Nassim Nicholas Taleb, most famous for his bestselling brilliant book "The Black Swan", published a new book last year - "Antifragile: Things That Gain from Disorder", where he presents a rather interesting argument. I haven't read the new book yet (I intend to), but I came across two interviews he did for Financial Times presenting his argument.
His main point is on political volatility. If I were to ask you a question: "Which country is going to be better of in the future - the one characterized by more political volatility or the one with more political stability?", what would you answer? The first though that comes to mind is that stability is inherently good. But according to Taleb this need not always be the case.
If one approaches this question through the democracy vs autocracy debate, where democracies will always carry more political volatility than autocracies, then the argument makes much more sense. A democratic system, with all its flaws, always comes superior to an autocracy particularly because of its volatility and accountability. Due to its economic and political inclusivness it ensures persistent innovation and technological progress and it is a system of everlasting change. On the other hand, an autocracy is an overstabilized system where the rule of one dynasty or party for decades makes the system too fragile. A closed system with limited, state-driven innovation can never hold on for too long (the Soviet Union is a perfect example, but so are many other modern dictatorships, particularly those destabilized by the Arab Spring).
Taleb's intuitive point is that autocracies (overstabilized systems) in times of systemic collapse have no idea what to do or how to react. Its people cannot anticipate the consequences as they've never experienced such a situation. This in turn leads to a perpetuating crises of consolidation. The most recent example he cites is Syria, but predicts the same thing happening to Saudi Arabia, which tends to keep smoothing out their real problems instead of dealing with them, and is thus only achieving "pseudostability".
Speaking of pseudostability and artificial smoothing, China tends to fit the framework quite similarly to Saudi Arabia. However, I don't think the reaction in China will be a complete regime collapse after the inevitable bubble burst. Why? The mere size of the economy and the composition of savings. If the Chinese start spending money and consuming, they are likely to be pulled out of an AD crisis much faster than the West. The difference is that unlike the Americans and the Europeans, the Chinese save a lot (savings rate of 50% compared to the global average of 20%). They are a traditionalist, savings society, unlike a consumerist society of the West. When an AD shock hits the US, one cannot expect consumption to pull it out on its own, as most of US consumption is based on credit. In China, high savings already imply that consumption is low (investments are the biggest contributor to Chinese GDP growth), so during a strong AD shock all the government needs to do is convince people to start spending. With a one party rule, I assume this wouldn't be too hard. However, there is still reason to be worried, as Japan had almost all the similar characteristics to China at the time of its biggest rise, only to see it all fade away during a 20-year-long stagnation.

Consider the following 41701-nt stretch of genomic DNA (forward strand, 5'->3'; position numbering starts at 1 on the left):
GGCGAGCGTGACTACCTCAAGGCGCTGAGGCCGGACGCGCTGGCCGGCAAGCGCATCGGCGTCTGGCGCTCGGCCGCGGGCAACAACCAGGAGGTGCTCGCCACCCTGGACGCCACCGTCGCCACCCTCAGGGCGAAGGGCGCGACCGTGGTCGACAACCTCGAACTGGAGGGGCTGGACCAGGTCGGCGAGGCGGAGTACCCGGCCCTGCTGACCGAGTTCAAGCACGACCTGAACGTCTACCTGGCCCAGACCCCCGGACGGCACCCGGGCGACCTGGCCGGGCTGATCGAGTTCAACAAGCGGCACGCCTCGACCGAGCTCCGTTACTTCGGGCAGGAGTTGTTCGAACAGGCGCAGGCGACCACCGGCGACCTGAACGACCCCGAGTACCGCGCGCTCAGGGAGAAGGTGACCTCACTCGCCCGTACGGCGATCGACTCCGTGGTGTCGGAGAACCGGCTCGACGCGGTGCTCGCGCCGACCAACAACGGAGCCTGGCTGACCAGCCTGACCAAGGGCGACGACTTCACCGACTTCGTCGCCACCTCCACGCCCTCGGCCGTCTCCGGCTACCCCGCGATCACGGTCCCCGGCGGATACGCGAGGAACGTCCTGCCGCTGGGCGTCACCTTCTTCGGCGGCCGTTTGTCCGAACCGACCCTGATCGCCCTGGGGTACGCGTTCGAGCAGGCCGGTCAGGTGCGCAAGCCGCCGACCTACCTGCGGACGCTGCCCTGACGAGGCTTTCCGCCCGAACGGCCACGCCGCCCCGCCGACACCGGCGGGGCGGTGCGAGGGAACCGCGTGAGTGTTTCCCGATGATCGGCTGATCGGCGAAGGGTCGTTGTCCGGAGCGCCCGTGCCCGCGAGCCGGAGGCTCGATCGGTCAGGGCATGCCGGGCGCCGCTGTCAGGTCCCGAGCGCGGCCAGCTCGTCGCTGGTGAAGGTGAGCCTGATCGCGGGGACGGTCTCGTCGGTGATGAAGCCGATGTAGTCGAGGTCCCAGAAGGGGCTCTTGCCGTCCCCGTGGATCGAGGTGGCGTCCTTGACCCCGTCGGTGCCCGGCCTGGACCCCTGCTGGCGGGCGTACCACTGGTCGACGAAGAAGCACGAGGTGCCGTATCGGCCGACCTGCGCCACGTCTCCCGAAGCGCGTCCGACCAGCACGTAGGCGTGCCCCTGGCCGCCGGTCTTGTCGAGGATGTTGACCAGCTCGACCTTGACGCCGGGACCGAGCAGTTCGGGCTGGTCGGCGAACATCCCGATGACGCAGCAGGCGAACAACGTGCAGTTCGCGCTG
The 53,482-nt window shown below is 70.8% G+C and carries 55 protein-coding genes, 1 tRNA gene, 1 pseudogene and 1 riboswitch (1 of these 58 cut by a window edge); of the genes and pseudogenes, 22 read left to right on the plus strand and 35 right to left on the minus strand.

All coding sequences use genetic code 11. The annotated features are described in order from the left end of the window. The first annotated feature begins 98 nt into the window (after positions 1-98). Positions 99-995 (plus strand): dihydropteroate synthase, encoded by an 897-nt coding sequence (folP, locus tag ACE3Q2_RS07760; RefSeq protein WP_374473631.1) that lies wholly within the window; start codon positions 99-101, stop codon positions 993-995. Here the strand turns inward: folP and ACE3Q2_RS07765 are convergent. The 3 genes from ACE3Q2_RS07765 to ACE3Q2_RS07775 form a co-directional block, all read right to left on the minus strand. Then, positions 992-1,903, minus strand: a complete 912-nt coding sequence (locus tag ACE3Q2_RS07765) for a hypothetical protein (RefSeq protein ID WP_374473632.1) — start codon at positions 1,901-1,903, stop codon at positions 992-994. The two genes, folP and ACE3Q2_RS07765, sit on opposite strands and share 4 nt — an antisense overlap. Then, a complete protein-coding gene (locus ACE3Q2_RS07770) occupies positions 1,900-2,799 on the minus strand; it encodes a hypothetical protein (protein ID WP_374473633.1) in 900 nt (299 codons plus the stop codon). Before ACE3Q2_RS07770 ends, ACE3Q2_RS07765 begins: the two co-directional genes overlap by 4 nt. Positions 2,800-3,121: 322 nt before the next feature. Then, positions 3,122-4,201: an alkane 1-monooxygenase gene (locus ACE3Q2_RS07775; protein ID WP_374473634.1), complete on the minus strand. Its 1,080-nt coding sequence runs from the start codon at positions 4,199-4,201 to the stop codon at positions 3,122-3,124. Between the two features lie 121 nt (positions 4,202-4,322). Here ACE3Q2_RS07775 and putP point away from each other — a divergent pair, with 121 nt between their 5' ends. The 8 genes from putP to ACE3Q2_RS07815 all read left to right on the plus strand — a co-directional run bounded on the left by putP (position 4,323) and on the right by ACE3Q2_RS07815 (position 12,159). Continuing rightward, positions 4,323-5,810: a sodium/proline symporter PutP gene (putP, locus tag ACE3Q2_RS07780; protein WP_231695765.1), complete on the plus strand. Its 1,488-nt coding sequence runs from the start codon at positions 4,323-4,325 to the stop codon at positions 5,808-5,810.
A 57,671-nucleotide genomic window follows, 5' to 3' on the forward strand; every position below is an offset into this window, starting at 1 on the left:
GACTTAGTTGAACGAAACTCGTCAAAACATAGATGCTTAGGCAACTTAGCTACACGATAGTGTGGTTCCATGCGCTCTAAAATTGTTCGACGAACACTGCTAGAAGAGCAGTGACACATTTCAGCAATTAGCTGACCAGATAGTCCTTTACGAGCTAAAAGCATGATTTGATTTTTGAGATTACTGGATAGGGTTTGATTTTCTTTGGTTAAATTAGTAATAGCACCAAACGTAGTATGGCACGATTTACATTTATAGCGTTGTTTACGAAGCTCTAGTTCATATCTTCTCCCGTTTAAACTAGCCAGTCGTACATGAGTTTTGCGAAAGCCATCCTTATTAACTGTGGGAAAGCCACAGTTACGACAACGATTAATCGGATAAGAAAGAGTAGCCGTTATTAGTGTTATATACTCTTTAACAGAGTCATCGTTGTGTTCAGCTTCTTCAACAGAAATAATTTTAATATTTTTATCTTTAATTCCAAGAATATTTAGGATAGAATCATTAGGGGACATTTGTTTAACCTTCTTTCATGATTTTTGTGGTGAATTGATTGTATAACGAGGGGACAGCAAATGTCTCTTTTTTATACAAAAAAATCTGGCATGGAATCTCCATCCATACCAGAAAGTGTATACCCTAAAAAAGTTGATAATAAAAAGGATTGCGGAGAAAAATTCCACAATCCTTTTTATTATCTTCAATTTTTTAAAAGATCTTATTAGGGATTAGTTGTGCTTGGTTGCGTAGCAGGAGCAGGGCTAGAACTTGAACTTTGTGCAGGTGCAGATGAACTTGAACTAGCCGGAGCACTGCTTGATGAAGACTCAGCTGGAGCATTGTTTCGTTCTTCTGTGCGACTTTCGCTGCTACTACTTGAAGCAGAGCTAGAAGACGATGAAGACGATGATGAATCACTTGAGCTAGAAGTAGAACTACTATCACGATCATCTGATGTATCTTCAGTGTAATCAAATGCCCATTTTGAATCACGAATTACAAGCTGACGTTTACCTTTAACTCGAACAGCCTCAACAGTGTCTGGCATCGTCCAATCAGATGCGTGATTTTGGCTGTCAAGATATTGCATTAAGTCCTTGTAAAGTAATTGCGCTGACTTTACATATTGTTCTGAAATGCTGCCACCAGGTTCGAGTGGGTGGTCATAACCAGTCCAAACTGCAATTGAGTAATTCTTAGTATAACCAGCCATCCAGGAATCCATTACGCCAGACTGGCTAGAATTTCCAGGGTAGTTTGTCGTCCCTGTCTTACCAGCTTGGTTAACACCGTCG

Systemic fragility solved by more decentralization
Going back to Taleb after this brief digression, in the first video he touches upon the legacy of the crisis. He claims that the system is much more fragile today than it was before. Why? A healthy system allows for fluctuations and improves upon the errors made. When the policymakers in the US and Europe decided to bail out the "too big to fail" banks, they failed to punish those who made mistakes. The socialization of investment banking mistakes sent the wrong signals to the market, making the whole system more prone to failure in times to come. The moral hazard implication is huge, as there is nothing to prevent the bankers from making the same mistakes in a few years time. Particularly as many of the big banks became even larger. Their failure will always threaten the stability of the system which is why their collapse will continue to be avoided by pumping in the taxpayer's money.
The consequence is huge public debt. Taleb rightfully recognizes that the large post-crisis debt came as a result of massive bank bailouts. And according to him high debt makes the system more fragile and unstable than ever.
His solution to make the system more robust to fat tail (black swan) events is more decentralization. Mistakes should, according to Taleb, be made locally, rather than nationally. Their cross-country distribution makes sure that they stay constrained within the local community and thus never threaten the overall systemic stability.
Debt should be managed the same way - locally rather than nationally. He cites Switzerland as an example of such a system, claiming that the people tend to be more responsible with local debt and local public finances than national ones. However this operates under the assumption that political variation is higher in local politics than on the national level. I disagree, as many local areas are characterized by a long-lasting one-party rule. Such communities are perfect examples of the aforementioned pseudostability. There is something appealing in Taleb's decentralization argument, but I wouldn't hold on to it as the key to solving the debt problem.
I guess I have to read the book now.